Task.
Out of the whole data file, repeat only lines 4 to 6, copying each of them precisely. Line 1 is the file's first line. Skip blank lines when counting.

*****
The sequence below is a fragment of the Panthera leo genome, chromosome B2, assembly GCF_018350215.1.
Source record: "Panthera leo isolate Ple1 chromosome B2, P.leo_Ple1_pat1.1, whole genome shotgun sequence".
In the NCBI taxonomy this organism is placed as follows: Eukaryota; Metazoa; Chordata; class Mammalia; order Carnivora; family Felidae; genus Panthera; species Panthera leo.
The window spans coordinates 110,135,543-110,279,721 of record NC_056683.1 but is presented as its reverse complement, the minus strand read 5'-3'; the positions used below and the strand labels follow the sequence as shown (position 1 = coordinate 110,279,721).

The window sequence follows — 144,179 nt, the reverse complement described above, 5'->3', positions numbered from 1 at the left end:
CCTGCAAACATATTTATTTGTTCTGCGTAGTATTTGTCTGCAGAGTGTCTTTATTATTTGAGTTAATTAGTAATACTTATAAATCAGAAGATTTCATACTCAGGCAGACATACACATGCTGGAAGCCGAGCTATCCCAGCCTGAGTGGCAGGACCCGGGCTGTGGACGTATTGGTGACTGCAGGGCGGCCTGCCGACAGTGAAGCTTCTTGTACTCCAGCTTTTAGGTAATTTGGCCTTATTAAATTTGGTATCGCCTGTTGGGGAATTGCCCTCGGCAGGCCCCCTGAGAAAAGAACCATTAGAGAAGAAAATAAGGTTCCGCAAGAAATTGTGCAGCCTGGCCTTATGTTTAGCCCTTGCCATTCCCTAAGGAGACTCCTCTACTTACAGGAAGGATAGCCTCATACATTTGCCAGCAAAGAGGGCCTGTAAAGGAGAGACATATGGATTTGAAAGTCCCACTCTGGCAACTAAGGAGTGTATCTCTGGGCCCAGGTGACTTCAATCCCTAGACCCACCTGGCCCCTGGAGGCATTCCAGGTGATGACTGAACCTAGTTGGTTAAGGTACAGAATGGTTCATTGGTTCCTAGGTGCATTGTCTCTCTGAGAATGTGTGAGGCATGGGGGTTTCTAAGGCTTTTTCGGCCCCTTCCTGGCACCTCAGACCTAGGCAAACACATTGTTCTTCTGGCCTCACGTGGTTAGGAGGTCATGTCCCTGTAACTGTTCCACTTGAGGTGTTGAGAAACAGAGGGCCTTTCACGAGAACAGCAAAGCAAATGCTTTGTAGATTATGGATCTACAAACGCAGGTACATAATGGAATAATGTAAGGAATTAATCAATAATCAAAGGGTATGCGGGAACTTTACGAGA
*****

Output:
The window spans coordinates 110,135,543-110,279,721 of record NC_056683.1 but is presented as its reverse complement, the minus strand read 5'-3'; the positions used below and the strand labels follow the sequence as shown (position 1 = coordinate 110,279,721).

The window sequence follows — 144,179 nt, the reverse complement described above, 5'->3', positions numbered from 1 at the left end:
CCTGCAAACATATTTATTTGTTCTGCGTAGTATTTGTCTGCAGAGTGTCTTTATTATTTGAGTTAATTAGTAATACTTATAAATCAGAAGATTTCATACTCAGGCAGACATACACATGCTGGAAGCCGAGCTATCCCAGCCTGAGTGGCAGGACCCGGGCTGTGGACGTATTGGTGACTGCAGGGCGGCCTGCCGACAGTGAAGCTTCTTGTACTCCAGCTTTTAGGTAATTTGGCCTTATTAAATTTGGTATCGCCTGTTGGGGAATTGCCCTCGGCAGGCCCCCTGAGAAAAGAACCATTAGAGAAGAAAATAAGGTTCCGCAAGAAATTGTGCAGCCTGGCCTTATGTTTAGCCCTTGCCATTCCCTAAGGAGACTCCTCTACTTACAGGAAGGATAGCCTCATACATTTGCCAGCAAAGAGGGCCTGTAAAGGAGAGACATATGGATTTGAAAGTCCCACTCTGGCAACTAAGGAGTGTATCTCTGGGCCCAGGTGACTTCAATCCCTAGACCCACCTGGCCCCTGGAGGCATTCCAGGTGATGACTGAACCTAGTTGGTTAAGGTACAGAATGGTTCATTGGTTCCTAGGTGCATTGTCTCTCTGAGAATGTGTGAGGCATGGGGGTTTCTAAGGCTTTTTCGGCCCCTTCCTGGCACCTCAGACCTAGGCAAACACATTGTTCTTCTGGCCTCACGTGGTTAGGAGGTCATGTCCCTGTAACTGTTCCACTTGAGGTGTTGAGAAACAGAGGGCCTTTCACGAGAACAGCAAAGCAAATGCTTTGTAGATTATGGATCTACAAACGCAGGTACATAATGGAATAATGTAAGGAATTAATCAATAATCAAAGGGTATGCGGGAACTTTACGAGA